May 102011

Did you know the Pollard Syndrum, the first electronic drum, was invented by a former studio drummer for The Beach Boys and The Grass Roots? I did not know that. That said, I propose that the Syndrum is the lamest instrument ever.

Has the Syndrum ever made a positive, essential contribution to any recording? The Cars‘ “Good Times Roll” is cited as a well-known example of the Syndrum in practice, but would you call that little tom-tom ping positive or essential? Would anyone call that noise both positive and essential? The good times are rolling just fine without it in this 1982 live performance of the song.

Furthermore, why did someone have to invent a synth that’s controlled by a drum pad? Why couldn’t Cars’ keyboardist Greg Hawkes have used his index finger to hit that blip on the downbeat of David Robinson’s tom-tom? Hell, he could have done it on a keytar, putting to rest any arguments that that lame instrument is more lame than the Syndrum.

Can you name one positive and essential recording driven by a Syndrum? Thinking of what that instrument did to the already lame Clash song “Ivan Meets GI Joe,” would you want to let the Syndrum off the hook by indentifying a lamer instrument?

Can you name an instrument more lame than the Syndrum? And don’t give me the Ovation Roundback acoustic guitar, because despite its aesthetic shortcomings thousands of hours on The Road have been logged playing perfectly fine music for The People.

(More about the Syndrum player in this post’s introductory video…after the jump!)

Ace Frehley co-writes, co-produced and plays syndrum on Eugene. Look for John Regan from the Frehley’s Comet/Ace Frehley band on bass in this video.


  31 Responses to “Battle Royale: Is the Syndrum the Lamest Instrument Ever?”

  1. Terry Chambers played syndrum or something like it on XTC’s “Love at First Sight,” from the RTH-approved album Black Sea. It may be on a few other tracks from that era. Is it on “Fly on the Wall” from English Settlement? That syndrums on that songs are positive and essential, says me. There’s your answer.

  2. Mmm, I like the song “Love at First Sight,” but I say the Syndrum is a justification for the rock schoolyard bullying given to any of us XTC fans.

  3. XTC used it live on the BBC sessions disc and it sounds even more annoying (and overplayed). I think drummers wanted to be part of the new “modern” sounds that their counterparts on guitar, keyboard and bass were enjoying (or the producer said: “you will use this so you can be marketed as “new wave”). Of course the keyboard player could have triggered this “tom” sound, but they were too busy with that “wheel-eee-wheel-eee” toggle thing

  4. Bravo! Imagine if that keyboard toggle had been created as a separate instrument. Now THAT might rival the Syndrum in this Battle Royale.

    “Come on, lame instruments!” taunts the Syndrum, “Who dares step inside the squared circle?”

  5. Syndrums are lame. But not as lame as the guitar talk box that Peter Frampton used on Frampton Comes Alive. If a vacuum cleaner could vomit, this is what it would sound like. Pink Floyd also used it on Animals.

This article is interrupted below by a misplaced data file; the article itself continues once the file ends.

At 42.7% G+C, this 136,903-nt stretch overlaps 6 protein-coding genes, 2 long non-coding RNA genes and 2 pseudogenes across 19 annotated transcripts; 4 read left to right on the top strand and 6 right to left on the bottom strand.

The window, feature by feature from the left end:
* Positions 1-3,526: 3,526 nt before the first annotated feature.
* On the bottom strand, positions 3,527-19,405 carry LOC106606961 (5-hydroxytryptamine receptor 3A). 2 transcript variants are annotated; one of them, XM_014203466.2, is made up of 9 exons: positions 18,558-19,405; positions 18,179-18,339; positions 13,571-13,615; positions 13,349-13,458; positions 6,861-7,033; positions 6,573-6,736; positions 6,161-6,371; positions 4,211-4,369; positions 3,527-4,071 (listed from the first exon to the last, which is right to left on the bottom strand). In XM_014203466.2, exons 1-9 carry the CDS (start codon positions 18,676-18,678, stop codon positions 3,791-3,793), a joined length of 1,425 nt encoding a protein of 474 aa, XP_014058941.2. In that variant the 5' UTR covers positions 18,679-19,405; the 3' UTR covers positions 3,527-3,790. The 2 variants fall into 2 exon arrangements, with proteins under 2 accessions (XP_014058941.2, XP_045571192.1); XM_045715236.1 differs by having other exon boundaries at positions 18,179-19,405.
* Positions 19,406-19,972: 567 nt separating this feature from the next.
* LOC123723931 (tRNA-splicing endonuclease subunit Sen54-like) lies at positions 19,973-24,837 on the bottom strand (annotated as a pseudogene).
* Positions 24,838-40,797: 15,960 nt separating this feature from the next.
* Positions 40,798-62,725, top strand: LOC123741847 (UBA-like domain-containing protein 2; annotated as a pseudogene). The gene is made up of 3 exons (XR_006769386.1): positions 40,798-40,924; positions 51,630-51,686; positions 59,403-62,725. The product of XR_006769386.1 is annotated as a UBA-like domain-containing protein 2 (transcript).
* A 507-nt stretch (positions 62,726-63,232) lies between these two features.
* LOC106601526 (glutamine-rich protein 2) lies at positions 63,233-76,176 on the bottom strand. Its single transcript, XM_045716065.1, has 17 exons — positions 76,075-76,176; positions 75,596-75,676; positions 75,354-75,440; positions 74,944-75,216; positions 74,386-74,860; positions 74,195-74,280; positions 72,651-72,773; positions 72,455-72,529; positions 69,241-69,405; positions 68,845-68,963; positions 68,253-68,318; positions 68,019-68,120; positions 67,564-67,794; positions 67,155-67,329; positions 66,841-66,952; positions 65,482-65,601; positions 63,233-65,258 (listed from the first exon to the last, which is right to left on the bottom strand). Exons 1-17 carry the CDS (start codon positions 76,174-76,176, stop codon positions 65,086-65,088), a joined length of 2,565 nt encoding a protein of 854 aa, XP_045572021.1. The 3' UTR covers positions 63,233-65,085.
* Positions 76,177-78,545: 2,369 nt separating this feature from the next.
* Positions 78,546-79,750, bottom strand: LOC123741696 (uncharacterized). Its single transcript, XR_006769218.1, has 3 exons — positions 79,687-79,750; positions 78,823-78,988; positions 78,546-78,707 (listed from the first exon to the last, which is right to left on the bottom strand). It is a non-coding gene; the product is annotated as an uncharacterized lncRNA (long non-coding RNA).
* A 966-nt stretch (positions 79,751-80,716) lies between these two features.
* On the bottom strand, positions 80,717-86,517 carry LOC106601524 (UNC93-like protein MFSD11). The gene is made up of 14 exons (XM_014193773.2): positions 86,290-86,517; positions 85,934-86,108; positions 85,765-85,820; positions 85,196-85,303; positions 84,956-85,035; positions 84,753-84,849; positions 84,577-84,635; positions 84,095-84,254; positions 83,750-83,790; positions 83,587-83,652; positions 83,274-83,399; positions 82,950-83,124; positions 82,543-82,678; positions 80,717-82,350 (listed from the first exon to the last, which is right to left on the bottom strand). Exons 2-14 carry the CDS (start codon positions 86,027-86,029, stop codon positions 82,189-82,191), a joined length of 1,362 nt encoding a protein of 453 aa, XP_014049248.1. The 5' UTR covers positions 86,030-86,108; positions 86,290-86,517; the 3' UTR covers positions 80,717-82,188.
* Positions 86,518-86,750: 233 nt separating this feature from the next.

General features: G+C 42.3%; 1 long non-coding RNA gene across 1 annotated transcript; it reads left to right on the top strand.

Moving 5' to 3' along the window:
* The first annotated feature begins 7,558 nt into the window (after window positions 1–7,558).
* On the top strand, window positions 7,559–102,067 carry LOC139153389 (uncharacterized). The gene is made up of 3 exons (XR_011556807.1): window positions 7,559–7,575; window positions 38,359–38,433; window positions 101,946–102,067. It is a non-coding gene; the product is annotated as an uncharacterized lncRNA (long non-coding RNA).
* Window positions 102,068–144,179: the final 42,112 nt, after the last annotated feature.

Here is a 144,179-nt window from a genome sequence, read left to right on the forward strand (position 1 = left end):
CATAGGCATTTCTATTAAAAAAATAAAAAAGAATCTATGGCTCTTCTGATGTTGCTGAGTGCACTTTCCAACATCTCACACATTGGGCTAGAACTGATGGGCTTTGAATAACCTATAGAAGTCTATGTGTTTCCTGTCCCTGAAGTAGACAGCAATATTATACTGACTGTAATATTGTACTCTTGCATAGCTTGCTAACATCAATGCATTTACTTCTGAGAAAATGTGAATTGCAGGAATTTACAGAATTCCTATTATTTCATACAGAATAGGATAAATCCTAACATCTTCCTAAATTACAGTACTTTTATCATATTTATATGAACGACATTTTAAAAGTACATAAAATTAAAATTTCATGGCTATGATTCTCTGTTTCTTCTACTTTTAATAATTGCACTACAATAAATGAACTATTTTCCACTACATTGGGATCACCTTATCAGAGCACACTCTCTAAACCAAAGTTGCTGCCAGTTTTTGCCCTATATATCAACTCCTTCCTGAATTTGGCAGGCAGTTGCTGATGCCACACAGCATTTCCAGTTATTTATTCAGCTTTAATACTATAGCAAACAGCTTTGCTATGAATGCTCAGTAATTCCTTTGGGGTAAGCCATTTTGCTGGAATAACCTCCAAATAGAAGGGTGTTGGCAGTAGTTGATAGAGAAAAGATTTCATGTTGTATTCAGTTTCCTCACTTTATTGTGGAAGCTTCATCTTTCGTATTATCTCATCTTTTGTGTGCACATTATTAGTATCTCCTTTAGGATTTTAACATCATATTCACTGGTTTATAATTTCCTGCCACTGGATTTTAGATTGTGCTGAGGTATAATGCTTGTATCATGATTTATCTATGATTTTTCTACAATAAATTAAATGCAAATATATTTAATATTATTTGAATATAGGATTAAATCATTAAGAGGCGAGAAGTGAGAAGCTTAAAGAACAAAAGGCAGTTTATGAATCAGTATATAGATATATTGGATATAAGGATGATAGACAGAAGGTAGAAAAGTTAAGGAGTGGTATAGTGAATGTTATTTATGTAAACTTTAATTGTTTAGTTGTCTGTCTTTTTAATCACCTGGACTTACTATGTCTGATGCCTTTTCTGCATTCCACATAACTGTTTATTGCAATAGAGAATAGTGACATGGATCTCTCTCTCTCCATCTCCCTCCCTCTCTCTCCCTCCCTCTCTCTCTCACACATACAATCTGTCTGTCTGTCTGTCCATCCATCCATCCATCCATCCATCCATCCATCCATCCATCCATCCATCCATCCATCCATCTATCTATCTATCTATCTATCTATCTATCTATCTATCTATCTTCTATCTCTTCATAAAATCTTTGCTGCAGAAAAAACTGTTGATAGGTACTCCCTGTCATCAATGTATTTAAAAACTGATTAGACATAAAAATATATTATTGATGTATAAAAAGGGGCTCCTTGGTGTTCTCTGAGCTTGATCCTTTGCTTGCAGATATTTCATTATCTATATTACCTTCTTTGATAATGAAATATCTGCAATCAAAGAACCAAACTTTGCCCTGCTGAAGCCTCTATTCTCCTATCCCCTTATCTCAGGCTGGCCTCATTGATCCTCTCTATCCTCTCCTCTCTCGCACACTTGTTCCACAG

6. And Aerosmith on Sweet Emotion. I think it was used to good effect on SE, Animals, and Show me the Way (but not Do You Feel Like We Do). I’ve never heard the Syndrum used to good effect. Even my least favorite instrument of all time, the steel drum, can sound good if used judiciously.

  7. The guitar talk box is a worthy contender, but I agree with cdm that it’s occasionally been used to good effect.

    I used to think the harp was the lamest instrument ever until I heard that album by Mike Love’s sister.

  8. hrrundivbakshi

    I got two words for all you talk box haters: “Sweet Emotion.”

  9. hrrundivbakshi

    The syndrum is used on all sorts of classic reggae/dub albums from the late 70s/early 80s. To great effect.

  10. BigSteve

    Yeah I was going to go there, and hvb beat me to it.

    One example — Black Uhuru, Happiness (from the Sinsemilla album):

    The syndrum was a major part of the Sly & Robbie sound during this period.

  11. OK, I realized someone would bring up dub, but I’ve never been that impressed with the Syndrum’s use in even that kind of music – and I like my share of dub. It sounds silly to me, but I’ll grant you dub as one example of “positive and essential” use of that lame instrument. Nevertheless, there’s still no evidence that the Syndrum is anything but the LAMEST instrument ever.

  12. tonyola

    No, I found something lamer and definitely a product of the ’80s – the infamous “key-tar”. Basically a synthesizer worn like a guitar so all those poor frustrated keyboard players can step out to the front and do all those cool rockin’ Steve Lukather orgasm-faces and moves – just like REAL guitar players. I’m a keyboard player and I have nothing but disdain for these things. But then again I’m also a sax player so that gave me a legit reason to get up front and be cool.

  13. tonyola, the keytar was already considered and tossed out of the ring. At least it’s actually a keyboard that had the potential to simply make varying styles of music. Beside, it probably got a couple of balding, ponytailed jazz-fusion guys laid back in the day. I bet not even Sly Dunbar got laid from playing a Syndrum.